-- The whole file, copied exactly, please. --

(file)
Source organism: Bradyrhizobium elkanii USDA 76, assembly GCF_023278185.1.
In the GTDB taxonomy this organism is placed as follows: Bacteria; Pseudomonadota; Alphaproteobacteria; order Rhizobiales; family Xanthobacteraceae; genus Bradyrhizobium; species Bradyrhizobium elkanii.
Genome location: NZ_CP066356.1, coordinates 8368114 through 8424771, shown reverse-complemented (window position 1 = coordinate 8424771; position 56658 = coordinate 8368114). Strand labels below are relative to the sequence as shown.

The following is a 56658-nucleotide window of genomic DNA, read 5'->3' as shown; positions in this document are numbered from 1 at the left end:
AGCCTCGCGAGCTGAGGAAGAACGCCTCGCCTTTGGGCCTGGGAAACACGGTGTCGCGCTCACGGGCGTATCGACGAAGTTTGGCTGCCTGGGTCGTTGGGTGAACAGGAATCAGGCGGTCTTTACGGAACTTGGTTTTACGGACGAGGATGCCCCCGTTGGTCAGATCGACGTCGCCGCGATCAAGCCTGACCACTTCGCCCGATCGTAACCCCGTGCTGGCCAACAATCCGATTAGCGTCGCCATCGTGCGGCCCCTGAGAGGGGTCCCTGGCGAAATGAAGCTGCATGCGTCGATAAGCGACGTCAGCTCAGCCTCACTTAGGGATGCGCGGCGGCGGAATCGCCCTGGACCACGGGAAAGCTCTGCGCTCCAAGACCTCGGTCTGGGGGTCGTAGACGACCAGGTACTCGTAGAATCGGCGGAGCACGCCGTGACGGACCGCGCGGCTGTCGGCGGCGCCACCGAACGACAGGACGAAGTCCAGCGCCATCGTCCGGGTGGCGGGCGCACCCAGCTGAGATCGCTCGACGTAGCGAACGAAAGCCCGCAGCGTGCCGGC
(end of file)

Source organism: Bradyrhizobium elkanii USDA 76, assembly GCF_023278185.1.
In the GTDB taxonomy this organism is placed as follows: Bacteria; Pseudomonadota; Alphaproteobacteria; order Rhizobiales; family Xanthobacteraceae; genus Bradyrhizobium; species Bradyrhizobium elkanii.
Genome location: NZ_CP066356.1, coordinates 8368114 through 8424771, shown reverse-complemented (window position 1 = coordinate 8424771; position 56658 = coordinate 8368114). Strand labels below are relative to the sequence as shown.

The following is a 56658-nucleotide window of genomic DNA, read 5'->3' as shown; positions in this document are numbered from 1 at the left end:
AGCCTCGCGAGCTGAGGAAGAACGCCTCGCCTTTGGGCCTGGGAAACACGGTGTCGCGCTCACGGGCGTATCGACGAAGTTTGGCTGCCTGGGTCGTTGGGTGAACAGGAATCAGGCGGTCTTTACGGAACTTGGTTTTACGGACGAGGATGCCCCCGTTGGTCAGATCGACGTCGCCGCGATCAAGCCTGACCACTTCGCCCGATCGTAACCCCGTGCTGGCCAACAATCCGATTAGCGTCGCCATCGTGCGGCCCCTGAGAGGGGTCCCTGGCGAAATGAAGCTGCATGCGTCGATAAGCGACGTCAGCTCAGCCTCACTTAGGGATGCGCGGCGGCGGAATCGCCCTGGACCACGGGAAAGCTCTGCGCTCCAAGACCTCGGTCTGGGGGTCGTAGACGACCAGGTACTCGTAGAATCGGCGGAGCACGCCGTGACGGACCGCGCGGCTGTCGGCGGCGCCACCGAACGACAGGACGAAGTCCAGCGCCATCGTCCGGGTGGCGGGCGCACCCAGCTGAGATCGCTCGACGTAGCGAACGAAAGCCCGCAGCGTGCCGGC